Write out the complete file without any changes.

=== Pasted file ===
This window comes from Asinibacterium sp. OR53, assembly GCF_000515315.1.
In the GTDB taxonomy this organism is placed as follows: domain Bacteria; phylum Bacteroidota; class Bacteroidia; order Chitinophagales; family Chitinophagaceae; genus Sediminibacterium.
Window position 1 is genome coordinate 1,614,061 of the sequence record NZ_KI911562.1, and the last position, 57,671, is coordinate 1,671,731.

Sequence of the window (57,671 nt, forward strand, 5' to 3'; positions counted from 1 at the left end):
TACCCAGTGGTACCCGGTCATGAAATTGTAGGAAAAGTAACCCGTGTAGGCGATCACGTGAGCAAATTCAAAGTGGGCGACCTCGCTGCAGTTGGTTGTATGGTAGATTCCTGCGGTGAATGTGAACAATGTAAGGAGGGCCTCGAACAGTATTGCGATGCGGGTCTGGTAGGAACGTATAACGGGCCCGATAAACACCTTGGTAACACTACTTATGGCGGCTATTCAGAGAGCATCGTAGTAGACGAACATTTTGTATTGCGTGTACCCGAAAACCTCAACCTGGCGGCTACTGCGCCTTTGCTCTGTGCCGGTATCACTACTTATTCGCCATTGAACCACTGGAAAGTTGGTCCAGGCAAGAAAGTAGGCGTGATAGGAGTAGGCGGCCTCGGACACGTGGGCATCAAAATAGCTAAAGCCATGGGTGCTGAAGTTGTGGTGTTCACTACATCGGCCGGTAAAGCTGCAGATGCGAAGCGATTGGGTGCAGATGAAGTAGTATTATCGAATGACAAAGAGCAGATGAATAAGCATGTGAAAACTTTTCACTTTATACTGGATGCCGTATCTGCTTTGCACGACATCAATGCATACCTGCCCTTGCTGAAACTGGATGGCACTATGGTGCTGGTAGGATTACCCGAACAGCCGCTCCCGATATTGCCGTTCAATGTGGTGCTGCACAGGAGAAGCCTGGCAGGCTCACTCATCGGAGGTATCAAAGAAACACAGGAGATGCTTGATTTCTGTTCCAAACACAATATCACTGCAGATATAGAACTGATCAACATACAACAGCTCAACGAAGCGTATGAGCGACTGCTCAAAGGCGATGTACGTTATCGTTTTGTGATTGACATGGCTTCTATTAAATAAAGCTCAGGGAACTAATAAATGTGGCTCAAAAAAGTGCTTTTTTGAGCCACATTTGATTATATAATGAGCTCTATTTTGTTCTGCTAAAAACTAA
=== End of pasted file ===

This window comes from Asinibacterium sp. OR53, assembly GCF_000515315.1.
In the GTDB taxonomy this organism is placed as follows: domain Bacteria; phylum Bacteroidota; class Bacteroidia; order Chitinophagales; family Chitinophagaceae; genus Sediminibacterium.
Window position 1 is genome coordinate 1,614,061 of the sequence record NZ_KI911562.1, and the last position, 57,671, is coordinate 1,671,731.

Sequence of the window (57,671 nt, forward strand, 5' to 3'; positions counted from 1 at the left end):
TACCCAGTGGTACCCGGTCATGAAATTGTAGGAAAAGTAACCCGTGTAGGCGATCACGTGAGCAAATTCAAAGTGGGCGACCTCGCTGCAGTTGGTTGTATGGTAGATTCCTGCGGTGAATGTGAACAATGTAAGGAGGGCCTCGAACAGTATTGCGATGCGGGTCTGGTAGGAACGTATAACGGGCCCGATAAACACCTTGGTAACACTACTTATGGCGGCTATTCAGAGAGCATCGTAGTAGACGAACATTTTGTATTGCGTGTACCCGAAAACCTCAACCTGGCGGCTACTGCGCCTTTGCTCTGTGCCGGTATCACTACTTATTCGCCATTGAACCACTGGAAAGTTGGTCCAGGCAAGAAAGTAGGCGTGATAGGAGTAGGCGGCCTCGGACACGTGGGCATCAAAATAGCTAAAGCCATGGGTGCTGAAGTTGTGGTGTTCACTACATCGGCCGGTAAAGCTGCAGATGCGAAGCGATTGGGTGCAGATGAAGTAGTATTATCGAATGACAAAGAGCAGATGAATAAGCATGTGAAAACTTTTCACTTTATACTGGATGCCGTATCTGCTTTGCACGACATCAATGCATACCTGCCCTTGCTGAAACTGGATGGCACTATGGTGCTGGTAGGATTACCCGAACAGCCGCTCCCGATATTGCCGTTCAATGTGGTGCTGCACAGGAGAAGCCTGGCAGGCTCACTCATCGGAGGTATCAAAGAAACACAGGAGATGCTTGATTTCTGTTCCAAACACAATATCACTGCAGATATAGAACTGATCAACATACAACAGCTCAACGAAGCGTATGAGCGACTGCTCAAAGGCGATGTACGTTATCGTTTTGTGATTGACATGGCTTCTATTAAATAAAGCTCAGGGAACTAATAAATGTGGCTCAAAAAAGTGCTTTTTTGAGCCACATTTGATTATATAATGAGCTCTATTTTGTTCTGCTAAAAACTAA